this is emily’s PhotostreamWas there something wrong with this, that Occupy didn’t spend its whole time working on activist causes? Perhaps. Certainly the remaining community in Civic Square doesn’t appear to be particularly engaged in politics—my friend who lived there said half of them barely knew what Wall Street was. Everyone, however, needs some down time, and we took it. The vitriol Occupiers got from some of the press and public for the audacity of camping in a public place was rather surprising. Non-Occupying taxpayers (I and many other Occupiers work fulltime) only want to pay for things if there’s a sign of productivity, it seems. But what is productivity? Jobless and homeless people who sit meditating in a park, or spend the day talking to strangers about politics, contribute much less to environmental damage than those who work fulltime for McDonald’s—or, indeed, than those who threaten to mine our national parks. These unemployed folk are arguably more productive, since they’re less destructive.

It’s a funny idea that the mere possession of a job is a marker of productivity. A fulltime mother is ‘unemployed’ in the formal economy, but you’d have to be strikingly ignorant to tell her she’s lazy. Anyone who’s looked after a two-year-old knows it’s a hard day’s work, and yet the government somehow casts it as a less demanding occupation than being employed at a call centre. There is much resolve and determination to be found in the ranks of the ‘unemployed’, and some extreme laziness and apathy in the commercial workforce. I got my own job through the sweet power of nepotism, and while I have a certain aptitude for it I came here by luck, not effort. I sit down all day at this job.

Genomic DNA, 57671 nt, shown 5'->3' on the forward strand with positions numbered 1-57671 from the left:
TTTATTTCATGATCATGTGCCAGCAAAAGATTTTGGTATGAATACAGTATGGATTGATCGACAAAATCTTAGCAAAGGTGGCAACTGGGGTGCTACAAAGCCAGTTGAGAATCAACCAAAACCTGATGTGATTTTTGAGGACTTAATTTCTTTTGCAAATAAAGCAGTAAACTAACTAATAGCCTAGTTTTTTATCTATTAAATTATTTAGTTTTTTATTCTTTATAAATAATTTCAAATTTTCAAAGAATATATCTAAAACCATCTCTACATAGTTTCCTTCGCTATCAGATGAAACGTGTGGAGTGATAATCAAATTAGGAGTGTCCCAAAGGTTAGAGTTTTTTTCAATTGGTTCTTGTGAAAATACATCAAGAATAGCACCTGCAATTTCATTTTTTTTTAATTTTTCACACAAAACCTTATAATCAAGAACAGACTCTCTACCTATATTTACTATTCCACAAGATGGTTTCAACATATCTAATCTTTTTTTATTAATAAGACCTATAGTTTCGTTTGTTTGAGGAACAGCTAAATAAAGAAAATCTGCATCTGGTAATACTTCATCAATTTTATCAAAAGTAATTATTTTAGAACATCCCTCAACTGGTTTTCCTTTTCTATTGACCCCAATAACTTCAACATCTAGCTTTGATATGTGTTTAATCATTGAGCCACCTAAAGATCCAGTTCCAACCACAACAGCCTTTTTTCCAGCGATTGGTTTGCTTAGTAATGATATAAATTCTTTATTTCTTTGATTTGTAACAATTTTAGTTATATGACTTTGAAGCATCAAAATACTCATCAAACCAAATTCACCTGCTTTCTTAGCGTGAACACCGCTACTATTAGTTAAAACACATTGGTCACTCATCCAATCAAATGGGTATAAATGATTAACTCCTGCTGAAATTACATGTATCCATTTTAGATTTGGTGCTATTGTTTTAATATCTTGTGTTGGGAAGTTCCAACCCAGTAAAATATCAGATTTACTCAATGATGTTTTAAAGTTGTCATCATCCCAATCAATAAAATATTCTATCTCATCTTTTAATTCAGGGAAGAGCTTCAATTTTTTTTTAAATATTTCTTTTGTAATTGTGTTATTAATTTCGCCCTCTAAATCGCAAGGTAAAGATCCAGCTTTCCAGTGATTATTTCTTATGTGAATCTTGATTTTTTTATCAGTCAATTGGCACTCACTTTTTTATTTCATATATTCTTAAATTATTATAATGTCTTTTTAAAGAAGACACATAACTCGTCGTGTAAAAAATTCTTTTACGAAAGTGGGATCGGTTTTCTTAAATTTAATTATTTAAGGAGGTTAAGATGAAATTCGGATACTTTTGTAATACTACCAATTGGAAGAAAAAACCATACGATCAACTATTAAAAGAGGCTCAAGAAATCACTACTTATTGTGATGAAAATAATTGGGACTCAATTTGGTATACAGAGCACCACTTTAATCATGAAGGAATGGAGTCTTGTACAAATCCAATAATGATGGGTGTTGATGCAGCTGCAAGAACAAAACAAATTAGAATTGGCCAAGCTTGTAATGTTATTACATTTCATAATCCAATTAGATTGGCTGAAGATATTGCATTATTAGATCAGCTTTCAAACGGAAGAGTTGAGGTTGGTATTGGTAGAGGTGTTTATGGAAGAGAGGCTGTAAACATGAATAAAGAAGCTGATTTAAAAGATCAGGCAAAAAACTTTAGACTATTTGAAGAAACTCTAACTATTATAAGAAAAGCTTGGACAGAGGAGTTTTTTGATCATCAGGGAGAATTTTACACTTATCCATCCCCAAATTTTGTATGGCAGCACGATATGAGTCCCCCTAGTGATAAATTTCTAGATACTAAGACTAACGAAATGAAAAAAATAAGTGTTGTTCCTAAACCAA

One wonders why, in the developed Western world, we are so determined to think that life is, or has to be such hard work. In an agrarian society, at least a lot of hard work had a survival purpose. But in this age of advanced agricultural technology, food production should be easy; clothing and shelter too. We have a phenomenal number of conveniences available to us—compared to our ancestors we barely know we’re alive.

“Alastair’s Photos”This isn’t chiding people for complaining about ‘first world problems’, for such problems still hurt whether or not people are starving in Somalia or being tortured in the US. Rather it is the question: why are we setting ourselves up for half these problems in the first place? In fits of despondency about the state of the world, I have always thought the worst thing about All The Problems is that it doesn’t have to be this hard. There is no actual need for 52% of New Zealand women to be made to feel dissatisfied with their body. There is no need for workers to go home from 8 hours at a department store and barely be able to talk to their families from physical and emotional exhaustion. As William Sloane Coffin said, “even if you win the rat race, you’re still a rat.”

What most of us need, what we are crying out for, is community. The Wellington Occupiers were the ones who admitted this openly, or at least were those lucky enough to have the time to do so. We defied the naïve cynicism that people are inherently greedy assholes, and that life’s a bitch. We’re still working with each other on what common ground we have. Whether or not the Occupiers succeeded at living together in Civic Square, we should get some credit for trying. This society hasn’t taught people how to get along in the same space, so we had to improvise. We’re going to try negotiate something similar again next year, in a more developed form.

I would like to thank Occupy Wellington, from the bottom of my heart, for everything it has accomplished so far. My love for the movement transcends the people who I met at Civic Square, though I love a lot of you too. It transcends the campsite itself, although that had some pretty excellent moments. By Occupy Wellington I don’t mean the collection of people who camped, or even those using the Occupy brand. I mean every person helping out the locked-out CMP Rangitikei meat workers, every church leader who stands with us against economic inequality, every studentchallenging the idea that people are inherently bad. The huge optimism coming from anyone who can see all the problems in this world and try to fix them shows real intellect and integrity. It steps far beyond the complacent negativity that corporate giants and their government lackeys seem to subscribe to.